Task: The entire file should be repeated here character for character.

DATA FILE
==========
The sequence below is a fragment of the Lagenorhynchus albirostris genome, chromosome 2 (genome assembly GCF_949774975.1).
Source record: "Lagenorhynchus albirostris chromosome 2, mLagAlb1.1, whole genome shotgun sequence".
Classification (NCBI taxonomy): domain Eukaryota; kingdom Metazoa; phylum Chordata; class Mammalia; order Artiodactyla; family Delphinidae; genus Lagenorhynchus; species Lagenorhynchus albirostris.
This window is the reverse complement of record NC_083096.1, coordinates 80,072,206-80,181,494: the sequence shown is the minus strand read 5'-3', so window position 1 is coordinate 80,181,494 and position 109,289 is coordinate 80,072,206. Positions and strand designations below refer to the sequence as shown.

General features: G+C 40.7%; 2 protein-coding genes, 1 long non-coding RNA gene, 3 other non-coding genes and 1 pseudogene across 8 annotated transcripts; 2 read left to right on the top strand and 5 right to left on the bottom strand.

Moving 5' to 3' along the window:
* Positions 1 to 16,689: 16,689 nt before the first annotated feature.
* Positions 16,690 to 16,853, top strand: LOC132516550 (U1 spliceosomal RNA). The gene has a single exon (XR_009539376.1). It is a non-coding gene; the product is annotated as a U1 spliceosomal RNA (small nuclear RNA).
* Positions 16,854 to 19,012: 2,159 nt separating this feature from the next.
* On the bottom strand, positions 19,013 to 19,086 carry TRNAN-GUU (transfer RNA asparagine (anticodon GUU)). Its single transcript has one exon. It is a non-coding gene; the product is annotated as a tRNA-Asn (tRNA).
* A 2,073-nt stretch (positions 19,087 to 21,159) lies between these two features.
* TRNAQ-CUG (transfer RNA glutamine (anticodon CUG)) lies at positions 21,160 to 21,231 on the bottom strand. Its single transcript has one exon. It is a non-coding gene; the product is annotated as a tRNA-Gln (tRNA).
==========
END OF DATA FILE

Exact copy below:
The sequence below is a fragment of the Lagenorhynchus albirostris genome, chromosome 2 (genome assembly GCF_949774975.1).
Source record: "Lagenorhynchus albirostris chromosome 2, mLagAlb1.1, whole genome shotgun sequence".
Classification (NCBI taxonomy): domain Eukaryota; kingdom Metazoa; phylum Chordata; class Mammalia; order Artiodactyla; family Delphinidae; genus Lagenorhynchus; species Lagenorhynchus albirostris.
This window is the reverse complement of record NC_083096.1, coordinates 80,072,206-80,181,494: the sequence shown is the minus strand read 5'-3', so window position 1 is coordinate 80,181,494 and position 109,289 is coordinate 80,072,206. Positions and strand designations below refer to the sequence as shown.

General features: G+C 40.7%; 2 protein-coding genes, 1 long non-coding RNA gene, 3 other non-coding genes and 1 pseudogene across 8 annotated transcripts; 2 read left to right on the top strand and 5 right to left on the bottom strand.

Moving 5' to 3' along the window:
* Positions 1 to 16,689: 16,689 nt before the first annotated feature.
* Positions 16,690 to 16,853, top strand: LOC132516550 (U1 spliceosomal RNA). The gene has a single exon (XR_009539376.1). It is a non-coding gene; the product is annotated as a U1 spliceosomal RNA (small nuclear RNA).
* Positions 16,854 to 19,012: 2,159 nt separating this feature from the next.
* On the bottom strand, positions 19,013 to 19,086 carry TRNAN-GUU (transfer RNA asparagine (anticodon GUU)). Its single transcript has one exon. It is a non-coding gene; the product is annotated as a tRNA-Asn (tRNA).
* A 2,073-nt stretch (positions 19,087 to 21,159) lies between these two features.
* TRNAQ-CUG (transfer RNA glutamine (anticodon CUG)) lies at positions 21,160 to 21,231 on the bottom strand. Its single transcript has one exon. It is a non-coding gene; the product is annotated as a tRNA-Gln (tRNA).